Providing inaccurate or incomplete information on one’s US permanent resident (also known as greencard) application is generally not a good idea. Not only the applicant purges himself, he/she violates a number of immigration law regulations that can render one’s immigration status “inadmissible.” In both cases, this opens the door for the immigration officials to review the application again and revoke the privileges the greencard provides retroactively, which can make you a subject of deportation proceedings. In some cases, this may involve even criminal charges.
Lying on Immigration Application is a Perjury
Because pretty much every US permanent resident application you submit, whether it is greencard adjustment of status or petition for an alien, you has to certify, in writing, that all information supplied is full, complete and truthful. When such certification is given, and one still lies on the application, this is called perjury. In the United States, the punishment for perjury may involve a fine, imprisonment for up to five years, or both. This punishment is not immaterial. My recommendation is: Don’t do it!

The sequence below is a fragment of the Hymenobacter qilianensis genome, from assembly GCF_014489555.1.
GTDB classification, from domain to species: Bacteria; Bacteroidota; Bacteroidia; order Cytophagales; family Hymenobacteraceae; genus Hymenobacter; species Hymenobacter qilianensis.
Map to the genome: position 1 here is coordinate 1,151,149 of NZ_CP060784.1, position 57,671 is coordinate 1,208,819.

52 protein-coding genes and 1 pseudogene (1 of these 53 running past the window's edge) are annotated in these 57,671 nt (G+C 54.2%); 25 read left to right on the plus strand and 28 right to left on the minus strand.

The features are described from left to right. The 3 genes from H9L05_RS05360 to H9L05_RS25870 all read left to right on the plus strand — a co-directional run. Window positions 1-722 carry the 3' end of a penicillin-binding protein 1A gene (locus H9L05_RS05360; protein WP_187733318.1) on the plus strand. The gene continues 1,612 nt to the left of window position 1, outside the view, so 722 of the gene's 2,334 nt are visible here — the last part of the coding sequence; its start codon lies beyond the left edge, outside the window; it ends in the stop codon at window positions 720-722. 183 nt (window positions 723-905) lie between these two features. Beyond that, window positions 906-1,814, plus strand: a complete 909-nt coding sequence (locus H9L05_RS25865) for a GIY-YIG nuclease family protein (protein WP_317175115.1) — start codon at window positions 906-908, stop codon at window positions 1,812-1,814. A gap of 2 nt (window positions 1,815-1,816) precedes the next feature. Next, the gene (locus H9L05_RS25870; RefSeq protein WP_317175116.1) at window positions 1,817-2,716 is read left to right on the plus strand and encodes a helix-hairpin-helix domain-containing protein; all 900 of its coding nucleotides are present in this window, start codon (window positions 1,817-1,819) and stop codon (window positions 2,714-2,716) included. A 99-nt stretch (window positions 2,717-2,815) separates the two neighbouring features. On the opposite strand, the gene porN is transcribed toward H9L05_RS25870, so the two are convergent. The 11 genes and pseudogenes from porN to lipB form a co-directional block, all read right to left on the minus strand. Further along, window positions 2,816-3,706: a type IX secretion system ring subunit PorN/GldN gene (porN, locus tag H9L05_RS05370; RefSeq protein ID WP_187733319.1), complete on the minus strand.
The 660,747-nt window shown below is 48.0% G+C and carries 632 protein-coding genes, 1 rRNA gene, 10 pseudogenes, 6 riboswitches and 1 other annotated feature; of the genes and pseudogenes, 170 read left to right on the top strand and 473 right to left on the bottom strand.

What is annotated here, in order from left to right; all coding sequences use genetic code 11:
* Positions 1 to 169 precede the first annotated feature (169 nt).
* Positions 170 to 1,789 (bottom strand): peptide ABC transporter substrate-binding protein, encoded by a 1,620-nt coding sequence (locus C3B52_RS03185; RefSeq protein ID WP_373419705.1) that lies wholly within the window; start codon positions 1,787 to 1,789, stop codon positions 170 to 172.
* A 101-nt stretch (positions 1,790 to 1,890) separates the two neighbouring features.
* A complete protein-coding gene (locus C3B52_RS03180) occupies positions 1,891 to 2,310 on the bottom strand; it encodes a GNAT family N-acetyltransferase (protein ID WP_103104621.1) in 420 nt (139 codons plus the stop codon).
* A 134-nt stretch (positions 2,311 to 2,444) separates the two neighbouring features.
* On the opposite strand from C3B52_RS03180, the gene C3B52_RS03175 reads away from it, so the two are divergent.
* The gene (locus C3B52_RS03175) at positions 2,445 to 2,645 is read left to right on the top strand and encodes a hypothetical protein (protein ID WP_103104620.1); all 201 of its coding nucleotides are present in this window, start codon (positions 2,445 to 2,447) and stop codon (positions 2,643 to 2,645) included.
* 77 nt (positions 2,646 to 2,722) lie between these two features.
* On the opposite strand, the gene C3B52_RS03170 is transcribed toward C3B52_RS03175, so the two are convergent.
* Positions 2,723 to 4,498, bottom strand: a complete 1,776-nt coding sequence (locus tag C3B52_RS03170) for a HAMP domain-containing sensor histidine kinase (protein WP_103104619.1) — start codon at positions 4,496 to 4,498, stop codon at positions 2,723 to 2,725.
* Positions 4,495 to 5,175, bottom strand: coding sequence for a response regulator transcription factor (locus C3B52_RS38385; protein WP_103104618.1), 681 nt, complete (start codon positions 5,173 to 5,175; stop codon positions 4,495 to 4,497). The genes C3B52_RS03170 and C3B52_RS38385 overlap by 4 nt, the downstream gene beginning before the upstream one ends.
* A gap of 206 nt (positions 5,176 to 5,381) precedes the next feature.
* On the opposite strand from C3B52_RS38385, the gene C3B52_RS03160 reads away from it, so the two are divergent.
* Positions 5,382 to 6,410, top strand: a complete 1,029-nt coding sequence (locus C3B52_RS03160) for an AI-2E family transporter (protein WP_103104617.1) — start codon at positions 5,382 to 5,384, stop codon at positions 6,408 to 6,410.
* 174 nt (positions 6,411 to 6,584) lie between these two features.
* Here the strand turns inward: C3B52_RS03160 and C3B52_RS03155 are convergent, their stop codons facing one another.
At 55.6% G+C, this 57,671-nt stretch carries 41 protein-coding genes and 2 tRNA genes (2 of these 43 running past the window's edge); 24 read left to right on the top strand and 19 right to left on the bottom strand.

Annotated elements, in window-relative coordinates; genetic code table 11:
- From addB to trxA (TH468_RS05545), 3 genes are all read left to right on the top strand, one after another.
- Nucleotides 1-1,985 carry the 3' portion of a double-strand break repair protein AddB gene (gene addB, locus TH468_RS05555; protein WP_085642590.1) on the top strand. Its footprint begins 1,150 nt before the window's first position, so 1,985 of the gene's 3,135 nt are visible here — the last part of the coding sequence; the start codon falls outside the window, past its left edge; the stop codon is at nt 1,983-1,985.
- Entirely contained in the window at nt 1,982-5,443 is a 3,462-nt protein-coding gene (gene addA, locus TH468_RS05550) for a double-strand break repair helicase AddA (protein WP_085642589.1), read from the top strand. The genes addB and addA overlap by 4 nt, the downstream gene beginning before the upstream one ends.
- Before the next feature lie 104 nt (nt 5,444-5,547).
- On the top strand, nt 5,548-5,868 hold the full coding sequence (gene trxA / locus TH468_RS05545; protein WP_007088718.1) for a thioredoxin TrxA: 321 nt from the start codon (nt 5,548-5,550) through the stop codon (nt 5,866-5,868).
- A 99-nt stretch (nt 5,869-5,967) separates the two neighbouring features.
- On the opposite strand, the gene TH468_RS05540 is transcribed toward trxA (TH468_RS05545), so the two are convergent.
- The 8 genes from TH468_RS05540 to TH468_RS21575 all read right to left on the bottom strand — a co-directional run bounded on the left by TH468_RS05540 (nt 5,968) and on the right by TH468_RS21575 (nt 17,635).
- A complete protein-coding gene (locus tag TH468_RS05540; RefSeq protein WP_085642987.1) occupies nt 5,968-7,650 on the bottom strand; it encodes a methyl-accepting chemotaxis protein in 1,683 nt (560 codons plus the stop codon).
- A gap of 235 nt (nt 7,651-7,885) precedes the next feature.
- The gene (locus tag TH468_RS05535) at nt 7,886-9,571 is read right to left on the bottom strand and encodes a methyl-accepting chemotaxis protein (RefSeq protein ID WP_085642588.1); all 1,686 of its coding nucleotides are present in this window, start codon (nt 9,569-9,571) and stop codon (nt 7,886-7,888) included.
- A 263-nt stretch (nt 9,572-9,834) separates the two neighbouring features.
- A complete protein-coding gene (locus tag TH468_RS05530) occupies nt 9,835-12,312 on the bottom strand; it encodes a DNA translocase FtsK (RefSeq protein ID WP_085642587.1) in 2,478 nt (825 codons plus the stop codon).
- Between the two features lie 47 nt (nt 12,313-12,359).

Lying Can Make You Inadmissible
As I mentioned above, if during the immigration application review, an immigration officer discovers that the applicant is lying, that application could be automatically denied and one’s immigration status can be rendered “inadmissible.” The technical definition of inadmissibility is complex and is not subject to discussion in this post. However, in many cases it may mean that the applicant will be banned from visiting the United States or seeking any immigration benefits for 10 years or even for life.
Lying May Involve Criminal Charges
In some cases, lying on the U.S. permanent resident application may involve connection to more heinous unlawful activities, for example, terrorism. Here, the Wall Street Journal reports on two of such examples.
Two refugees from Iraq were arrested Thursday on separate charges that they lied to U.S. authorities about their alleged affiliations and activities with terror suspects.
If one’s immigration application involves false statements in order to cover up grossly unlawful or criminal activities, such violation may have serious consequences around one’s freedom. The question remains unanswered whether, if sentenced, such prison punishment will be carried out in the United States, or in the country where that person will be deported to. But to me, neither of these scenarios are workable. Don't do it!
The examples above may be extreme on the spectrum of immigration violations. However, having a well-prepared, accurate, complete and buttoned up application is key for the application approval. To ensure your application meets those criteria, please visit Green Card By Marriage to download the Green Card by Marriage guide and subscribe to our newsletter, or www.doityourselfgreencard.com/blog for further discussion of immigration and green card issues.